It’s something the city of Victoria has been fighting for, for years.
A ban on single-use plastics. Now, thanks to the province, the ban could be a reality in every city across B.C.
“We will develop a legal framework to allow for provincial bans on single-use items, such as straws, take-out containers, shopping bags, and other priority items,” said George Heyman, minister of environment and climate change strategy in a press conference on Saturday.
In six to eight months, the province says it’s moving to approve bylaws banning single-use plastics in Victoria, Saanich, Tofino, Ucluelet, and Richmond.
“We will also ensure that specific products continue to be available to people who live with a disability or need them for health reasons,” said the minister.
Back in January, the Supreme Court of Canada shot down Victoria’s plastic bag ban, saying the city needed provincial approval.
Now, they don’t need provincial approval and are allowed to pass the plastic-free bylaws.
But that’s not the only announcement from the province today.
RELATED: B.C. government to approve bylaws banning single-use plastic in communities on Vancouver Island
The province is now moving towards expanding the list of items that can be recycled in B.C., including sandwich bags, stir sticks, and plastic cutlery.
“Every measure that prevents plastic from entering our ocean or removes it from our coasts and ocean is important,” said Chloé Dubois, president, The Ocean Legacy Foundation. “Policy measures like these are a crucial next step. I am thrilled to see our coastal communities lead the way with single-use plastic bans.”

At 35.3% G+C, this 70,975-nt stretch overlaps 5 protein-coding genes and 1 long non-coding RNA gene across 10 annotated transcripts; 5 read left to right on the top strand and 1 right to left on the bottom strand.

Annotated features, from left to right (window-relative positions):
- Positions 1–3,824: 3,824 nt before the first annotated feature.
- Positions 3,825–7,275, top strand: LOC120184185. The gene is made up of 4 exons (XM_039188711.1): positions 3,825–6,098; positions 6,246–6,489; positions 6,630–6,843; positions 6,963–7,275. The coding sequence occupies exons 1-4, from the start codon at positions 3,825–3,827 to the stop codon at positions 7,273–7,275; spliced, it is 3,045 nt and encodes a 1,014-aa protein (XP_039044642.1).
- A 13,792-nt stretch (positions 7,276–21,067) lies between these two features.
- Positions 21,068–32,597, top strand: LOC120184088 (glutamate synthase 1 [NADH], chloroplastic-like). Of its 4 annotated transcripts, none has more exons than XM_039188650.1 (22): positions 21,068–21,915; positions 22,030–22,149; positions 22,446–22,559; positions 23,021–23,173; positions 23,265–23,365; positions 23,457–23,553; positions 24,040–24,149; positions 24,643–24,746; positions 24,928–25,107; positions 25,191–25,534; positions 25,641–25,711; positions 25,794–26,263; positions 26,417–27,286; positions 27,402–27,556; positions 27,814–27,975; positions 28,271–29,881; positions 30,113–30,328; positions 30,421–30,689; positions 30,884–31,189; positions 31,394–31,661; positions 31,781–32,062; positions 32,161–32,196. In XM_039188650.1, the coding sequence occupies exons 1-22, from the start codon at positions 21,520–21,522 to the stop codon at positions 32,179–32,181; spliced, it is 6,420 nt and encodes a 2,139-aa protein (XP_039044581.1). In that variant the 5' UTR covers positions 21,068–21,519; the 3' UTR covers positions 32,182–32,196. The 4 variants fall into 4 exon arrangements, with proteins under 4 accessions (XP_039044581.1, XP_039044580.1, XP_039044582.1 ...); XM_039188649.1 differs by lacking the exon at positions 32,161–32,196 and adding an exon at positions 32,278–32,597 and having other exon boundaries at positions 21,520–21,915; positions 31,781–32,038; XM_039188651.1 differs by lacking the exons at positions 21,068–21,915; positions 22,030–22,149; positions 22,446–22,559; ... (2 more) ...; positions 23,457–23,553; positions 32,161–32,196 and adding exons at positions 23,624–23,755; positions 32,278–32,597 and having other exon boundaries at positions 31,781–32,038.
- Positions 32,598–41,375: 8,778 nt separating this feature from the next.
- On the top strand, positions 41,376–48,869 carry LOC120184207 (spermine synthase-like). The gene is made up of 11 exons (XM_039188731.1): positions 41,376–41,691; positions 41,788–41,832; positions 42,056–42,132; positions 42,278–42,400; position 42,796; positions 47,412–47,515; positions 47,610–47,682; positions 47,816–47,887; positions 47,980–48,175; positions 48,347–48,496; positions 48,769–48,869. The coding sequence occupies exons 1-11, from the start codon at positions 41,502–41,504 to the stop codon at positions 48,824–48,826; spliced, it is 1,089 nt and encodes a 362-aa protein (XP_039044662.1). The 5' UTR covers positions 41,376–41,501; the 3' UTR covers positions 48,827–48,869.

Not only will more items be recyclable in B.C., but the government is ready to pay the public for new returnables.
“The ministry is introducing a minimum 10 cent deposit on all beverage containers. Also, for the first time, milk and milk-alternative containers are scheduled to be added to the deposit and refund system,” said Heyman.
It’s more good news for nature and Victoria’s bottle depots.
“A million beverage containers a day get lost in B.C., either in the environment or in the landfill. It’s so important the customers return it and do it properly, don’t put it in the blue box, keep the money local,” said Adam Boswick, chief operating officer of the Bottle Depot.
Amid the pandemic, with bars closed and more people eating and drinking at home, the three Bottle Depot locations have been busier than ever.
“Since the June time frame, year on year, we’ve seen at least double-digit growth at all three of our depots, so it been very busy,” said Boswick, also noting they also saw high volumes due to the fact they were the only three Return-It locations that remained open during the pandemic.
The pandemic has prompted more plastic use, with disposal masks and more go-to containers used than ever. Most grocery stores also refused to allow reusable bags, increasing the amount of plastic bags consumed in B.C.
“It’s very interesting what this pandemic is doing to how much of what we use,” said Denise Blackwell, Chair of the CRD Environmental Services Committee. “What we were trying to do is now going a step or two backwards.”
With the latest announcements from the provincial government, B.C. is hoping to make progress in keeping plastic out of nature, and the landfill.
“Hartland landfill only has a certain amount of life left in it, and to site another landfill would be nearly impossible,” said Blackwell.
For now, these new measures will aim to keep landfills empty, and the ban on single-use plastics in municipalities is only a few months away.